Street banners limited to specific city districts


POSTED: Wednesday, July 22, 2009

Question: I often see “;flags”; noting or celebrating events on city street lamps and light poles, most recently along Punchbowl Street near the Queen's Medical Center that appear to be commemorating the center's 150th anniversary. Who or what institutions, businesses, etc., are allowed to put them up? Are there criteria, approval of designs and/or events for putting them up? Who does the actual work? Who takes them down?

Answer: There's actually an entire section of the Revised Ordinances of Honolulu that deals with “;display of banners on lampposts.”; The banners are allowed only in areas specified in Chapter 41-22, and as part of a “;festival”; that involves a series of five public events sponsored by a community organization and held during a period of at least 10 consecutive days.

A “;public event”; is defined as “;an event that promotes ethnic, historical or cultural values, or athletic competition, or is intended to be a general public gathering or assembly in a public place, or an event that is held at the Hawaii Convention Center.”;

The area around the Queen's Medical Center was added this year as an approved location, said city spokesman Bill Brennan. The City Council also increased the permit fee to $65 from $35 per banner at the time.

The display of banners involves three city agencies: the Department of Transportation Services has to approve the application; the Mayor's Office on Culture and the Arts has to approve the design; and the Department of Facility Maintenance is in charge of hanging and removing the banners.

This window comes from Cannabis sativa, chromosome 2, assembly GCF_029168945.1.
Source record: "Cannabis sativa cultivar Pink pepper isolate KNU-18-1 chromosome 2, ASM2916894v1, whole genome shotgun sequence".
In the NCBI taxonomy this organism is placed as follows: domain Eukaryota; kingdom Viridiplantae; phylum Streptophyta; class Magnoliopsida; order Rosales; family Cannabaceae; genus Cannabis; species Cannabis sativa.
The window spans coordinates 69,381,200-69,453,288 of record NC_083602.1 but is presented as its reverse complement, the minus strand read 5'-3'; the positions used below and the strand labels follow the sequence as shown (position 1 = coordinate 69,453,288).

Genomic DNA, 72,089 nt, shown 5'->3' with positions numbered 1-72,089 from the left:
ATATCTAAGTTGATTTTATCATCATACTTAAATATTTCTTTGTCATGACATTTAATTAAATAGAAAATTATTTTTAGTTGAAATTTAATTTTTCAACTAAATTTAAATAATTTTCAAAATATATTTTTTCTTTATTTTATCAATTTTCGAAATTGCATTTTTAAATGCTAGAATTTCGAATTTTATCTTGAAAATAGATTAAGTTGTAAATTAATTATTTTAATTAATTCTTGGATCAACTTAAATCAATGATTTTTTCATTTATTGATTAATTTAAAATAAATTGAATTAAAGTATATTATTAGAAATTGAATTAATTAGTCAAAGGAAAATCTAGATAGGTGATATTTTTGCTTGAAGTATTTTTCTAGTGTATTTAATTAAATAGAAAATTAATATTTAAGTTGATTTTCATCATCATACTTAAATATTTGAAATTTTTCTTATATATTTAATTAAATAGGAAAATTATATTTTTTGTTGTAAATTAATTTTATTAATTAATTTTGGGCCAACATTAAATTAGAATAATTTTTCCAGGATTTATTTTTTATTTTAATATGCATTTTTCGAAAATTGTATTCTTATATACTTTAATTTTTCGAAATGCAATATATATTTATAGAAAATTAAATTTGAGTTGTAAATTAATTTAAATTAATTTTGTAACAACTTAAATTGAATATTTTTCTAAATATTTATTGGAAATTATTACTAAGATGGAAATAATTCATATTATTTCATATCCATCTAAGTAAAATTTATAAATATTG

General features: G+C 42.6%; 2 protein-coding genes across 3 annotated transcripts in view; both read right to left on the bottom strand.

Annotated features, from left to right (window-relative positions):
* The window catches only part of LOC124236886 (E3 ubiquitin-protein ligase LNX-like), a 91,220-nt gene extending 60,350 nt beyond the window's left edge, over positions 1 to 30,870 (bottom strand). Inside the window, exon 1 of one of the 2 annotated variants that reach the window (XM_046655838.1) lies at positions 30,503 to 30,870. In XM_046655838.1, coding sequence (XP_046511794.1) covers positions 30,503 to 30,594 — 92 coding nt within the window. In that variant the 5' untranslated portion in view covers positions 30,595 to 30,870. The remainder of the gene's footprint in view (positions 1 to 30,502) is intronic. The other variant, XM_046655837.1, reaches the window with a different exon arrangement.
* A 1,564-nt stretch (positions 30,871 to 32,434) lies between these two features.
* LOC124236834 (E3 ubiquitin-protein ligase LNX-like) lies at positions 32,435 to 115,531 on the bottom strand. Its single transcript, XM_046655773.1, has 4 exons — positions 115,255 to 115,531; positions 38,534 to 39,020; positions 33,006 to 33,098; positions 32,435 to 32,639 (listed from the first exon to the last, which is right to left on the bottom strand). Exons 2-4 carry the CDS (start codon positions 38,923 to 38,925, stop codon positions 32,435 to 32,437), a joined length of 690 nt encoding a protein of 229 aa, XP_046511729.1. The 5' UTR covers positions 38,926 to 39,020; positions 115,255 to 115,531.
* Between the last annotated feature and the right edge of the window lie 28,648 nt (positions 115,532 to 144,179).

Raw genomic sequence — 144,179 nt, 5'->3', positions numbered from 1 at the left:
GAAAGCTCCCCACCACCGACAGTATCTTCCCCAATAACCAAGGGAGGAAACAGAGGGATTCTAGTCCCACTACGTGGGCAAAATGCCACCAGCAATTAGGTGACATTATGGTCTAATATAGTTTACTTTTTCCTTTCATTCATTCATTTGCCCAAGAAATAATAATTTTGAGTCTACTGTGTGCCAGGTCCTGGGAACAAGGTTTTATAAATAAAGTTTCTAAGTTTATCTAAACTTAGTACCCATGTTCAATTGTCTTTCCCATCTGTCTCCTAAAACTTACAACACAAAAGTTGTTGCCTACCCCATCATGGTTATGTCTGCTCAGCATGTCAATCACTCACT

According to the ordinance, the banners are allowed because doing so is “;in the public interest to promote public festivals that can bring the residents of the City and County of Honolulu and their visitors together and promote ethnic traditions, customs, historical or cultural events, or athletic competition, and foster the development of tourism.”;

Those allowed to hang the banners are nonprofit community organizations, including the Queen's Medical Center and Aloha Week Festival, as well as the Hawai'i Convention Center and Hawaii Visitors and Convention Bureau.

The sponsoring organization is responsible for the cost of the banner. The maximum time the banners can be up is 14 days.

Among the streets where banners can be displayed are Kalakaua Avenue, between Ala Moana Boulevard and Kapahulu Avenue; Ala Moana Boulevard, between Atkinson Drive and Kalakaua Avenue; King Street, between Bethel Street and Kapiolani Boulevard; Bishop Street, between Queen and Hotel streets; Punchbowl Street, between Vineyard Boulevard and King Street; and Beretania Street, between Alapai and Alakea streets.

Also approved for banner-hanging are streets around the convention center.

Question: What ever happened to plans to restore the old Dole Cannery pineapple-shaped water tank in Iwilei?

Answer: The metal water tower, an iconic landmark for 66 years, was taken down in 1993 because of rust problems and safety concerns.

Castle & Cooke, which owns and operates the current Dole Cannery (a commercial and theater complex), looked at least twice at re-erecting the structure, a spokesman said.

However, in the end that never happened because “;basically, it was cost prohibitive.”;


Write to “;Kokua Line”; at Honolulu Star-Bulletin, 7 Waterfront Plaza, Suite 210, 500 Ala Moana Blvd., Honolulu 96813; call 529-4773; fax 529-4750; or e-mail .(JavaScript must be enabled to view this email address).